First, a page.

“We better understood isolation after driving nine hours on a two-lane highway passing nothing but cornfields and grazing cows to come to a town of population 1,000,” she said.
The road trip opened her eyes to the great diversity in social patterns that exist from one community to the next.
She learned, for example, that it was often more difficult to break cycles of violence in isolated rural communities where the influx of new ideas is limited and people living there rarely leave town. These are places where poverty and sexism ingrained into the structure of law enforcement can have a particularly devastating impact on women.
Nolan acknowledges that she sometimes felt “overwhelmed” in the face of repeated deep racism, sexism, classism and homophobia. But knowing that she was a conduit for sharing the wisdom that one abuse survivor could offer to another gave her strength to turn her darkest moments on the journey into ones of hope.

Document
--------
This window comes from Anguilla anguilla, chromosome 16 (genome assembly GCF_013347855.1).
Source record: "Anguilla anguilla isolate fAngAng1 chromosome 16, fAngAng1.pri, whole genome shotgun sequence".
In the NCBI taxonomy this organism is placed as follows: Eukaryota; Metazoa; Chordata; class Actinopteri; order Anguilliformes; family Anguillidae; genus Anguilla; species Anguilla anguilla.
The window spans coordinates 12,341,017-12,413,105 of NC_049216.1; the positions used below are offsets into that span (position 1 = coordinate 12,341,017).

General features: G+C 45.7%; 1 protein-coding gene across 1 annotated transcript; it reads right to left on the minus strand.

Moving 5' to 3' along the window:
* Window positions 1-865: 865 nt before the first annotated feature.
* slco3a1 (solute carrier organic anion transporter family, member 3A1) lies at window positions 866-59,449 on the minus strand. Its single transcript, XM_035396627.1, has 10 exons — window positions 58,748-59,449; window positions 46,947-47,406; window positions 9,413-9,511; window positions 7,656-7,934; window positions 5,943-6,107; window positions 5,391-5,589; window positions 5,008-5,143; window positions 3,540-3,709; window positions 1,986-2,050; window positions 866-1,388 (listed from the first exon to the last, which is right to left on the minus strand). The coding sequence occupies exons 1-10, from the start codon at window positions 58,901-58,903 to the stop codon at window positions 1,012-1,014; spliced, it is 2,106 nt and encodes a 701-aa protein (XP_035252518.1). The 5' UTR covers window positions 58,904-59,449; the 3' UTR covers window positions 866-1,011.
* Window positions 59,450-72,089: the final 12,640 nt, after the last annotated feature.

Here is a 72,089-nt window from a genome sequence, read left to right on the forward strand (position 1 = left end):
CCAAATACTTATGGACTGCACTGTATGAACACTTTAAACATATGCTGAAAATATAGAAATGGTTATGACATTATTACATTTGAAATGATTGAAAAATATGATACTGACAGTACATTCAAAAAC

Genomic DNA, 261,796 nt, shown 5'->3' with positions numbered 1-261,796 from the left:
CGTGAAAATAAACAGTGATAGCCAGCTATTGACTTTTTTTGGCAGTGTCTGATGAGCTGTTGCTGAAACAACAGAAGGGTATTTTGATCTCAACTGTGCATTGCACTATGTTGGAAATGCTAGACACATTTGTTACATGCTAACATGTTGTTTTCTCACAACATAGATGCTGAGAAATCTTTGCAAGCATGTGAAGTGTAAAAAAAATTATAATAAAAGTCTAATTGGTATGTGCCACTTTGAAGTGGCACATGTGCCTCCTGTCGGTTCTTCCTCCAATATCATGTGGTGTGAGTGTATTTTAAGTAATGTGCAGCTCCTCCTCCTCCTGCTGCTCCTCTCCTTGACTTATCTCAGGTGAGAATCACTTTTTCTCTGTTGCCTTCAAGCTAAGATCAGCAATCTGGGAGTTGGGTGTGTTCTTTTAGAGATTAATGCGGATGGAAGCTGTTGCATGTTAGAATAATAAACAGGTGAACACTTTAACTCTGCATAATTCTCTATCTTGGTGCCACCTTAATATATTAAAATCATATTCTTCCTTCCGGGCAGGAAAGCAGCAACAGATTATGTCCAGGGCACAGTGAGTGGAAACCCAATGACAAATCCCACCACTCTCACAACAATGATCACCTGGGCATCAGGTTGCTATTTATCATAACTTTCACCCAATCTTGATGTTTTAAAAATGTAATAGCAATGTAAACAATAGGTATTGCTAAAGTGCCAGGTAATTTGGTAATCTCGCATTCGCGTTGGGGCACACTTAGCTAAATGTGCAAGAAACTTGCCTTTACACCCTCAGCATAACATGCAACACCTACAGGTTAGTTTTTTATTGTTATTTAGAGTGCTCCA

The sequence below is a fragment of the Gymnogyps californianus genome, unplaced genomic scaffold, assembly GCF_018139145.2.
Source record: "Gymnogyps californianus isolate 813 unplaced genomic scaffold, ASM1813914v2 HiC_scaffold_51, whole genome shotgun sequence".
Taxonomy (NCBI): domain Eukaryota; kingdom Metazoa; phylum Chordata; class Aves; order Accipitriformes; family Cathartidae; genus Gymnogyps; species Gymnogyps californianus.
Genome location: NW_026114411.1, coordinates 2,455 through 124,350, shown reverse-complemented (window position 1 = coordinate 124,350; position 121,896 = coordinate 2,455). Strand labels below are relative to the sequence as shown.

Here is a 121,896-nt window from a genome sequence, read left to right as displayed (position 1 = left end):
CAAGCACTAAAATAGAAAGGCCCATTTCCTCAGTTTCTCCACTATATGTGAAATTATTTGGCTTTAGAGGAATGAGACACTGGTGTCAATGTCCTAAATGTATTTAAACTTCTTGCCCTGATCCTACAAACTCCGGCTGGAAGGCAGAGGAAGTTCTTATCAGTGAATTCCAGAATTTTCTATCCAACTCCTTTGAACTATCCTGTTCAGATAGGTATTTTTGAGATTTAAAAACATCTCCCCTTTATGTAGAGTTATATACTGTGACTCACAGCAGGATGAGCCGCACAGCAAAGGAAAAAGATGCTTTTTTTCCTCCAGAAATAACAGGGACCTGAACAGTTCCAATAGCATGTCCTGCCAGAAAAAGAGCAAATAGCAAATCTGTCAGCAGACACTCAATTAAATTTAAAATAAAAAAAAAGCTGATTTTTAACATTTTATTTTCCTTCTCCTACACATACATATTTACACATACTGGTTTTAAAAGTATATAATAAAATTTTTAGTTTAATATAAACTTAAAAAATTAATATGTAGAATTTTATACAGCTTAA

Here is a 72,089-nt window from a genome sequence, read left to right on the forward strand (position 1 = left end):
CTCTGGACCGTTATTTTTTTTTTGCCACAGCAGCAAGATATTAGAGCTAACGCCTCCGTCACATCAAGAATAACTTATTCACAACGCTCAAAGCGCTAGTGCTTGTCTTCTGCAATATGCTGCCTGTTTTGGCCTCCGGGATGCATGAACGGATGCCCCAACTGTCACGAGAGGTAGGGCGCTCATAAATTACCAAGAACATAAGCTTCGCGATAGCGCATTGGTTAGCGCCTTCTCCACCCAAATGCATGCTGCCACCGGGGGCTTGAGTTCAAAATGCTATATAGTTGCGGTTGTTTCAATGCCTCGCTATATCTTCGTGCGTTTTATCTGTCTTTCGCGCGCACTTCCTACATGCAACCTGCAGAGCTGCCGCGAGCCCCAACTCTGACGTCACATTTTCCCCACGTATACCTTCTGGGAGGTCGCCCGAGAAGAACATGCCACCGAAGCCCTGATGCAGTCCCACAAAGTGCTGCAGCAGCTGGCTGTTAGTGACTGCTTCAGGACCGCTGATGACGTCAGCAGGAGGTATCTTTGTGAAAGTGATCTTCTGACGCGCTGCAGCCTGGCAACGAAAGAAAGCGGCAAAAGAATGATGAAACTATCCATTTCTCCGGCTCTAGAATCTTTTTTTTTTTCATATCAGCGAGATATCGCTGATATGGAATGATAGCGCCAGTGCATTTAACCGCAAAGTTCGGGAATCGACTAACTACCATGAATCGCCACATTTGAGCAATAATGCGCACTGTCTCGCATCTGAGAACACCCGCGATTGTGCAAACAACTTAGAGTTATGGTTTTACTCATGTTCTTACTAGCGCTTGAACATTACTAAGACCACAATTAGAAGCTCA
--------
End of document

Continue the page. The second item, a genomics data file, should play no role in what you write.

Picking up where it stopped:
Nolan plans to head to the West Coast this fall, moving to the San Francisco Bay Area, where she will become a doula with a goal to eventually study midwifery.
But she plans to stay involved with the WWI and its next project — creating recovery bags to give to rape survivors when they arrive at the hospital. Each bag will include a traveling postcard, Nolan said.
Ultimately, Nolan hopes her participation in Shelter to Shelter encourages people to question the insidious ways they may be perpetuating violence in their own lives.
“Criticize the violence we see endlessly in the media — for it is destructive in many manifestations, some very subtle and normalized,” she said.
She hopes people will learn to celebrate the diversity of lifestyles around them and embrace “the healing power of honesty, community, service and creativity.”
For more information about Shelter to Shelter, visit www.sheltertoshelter.org.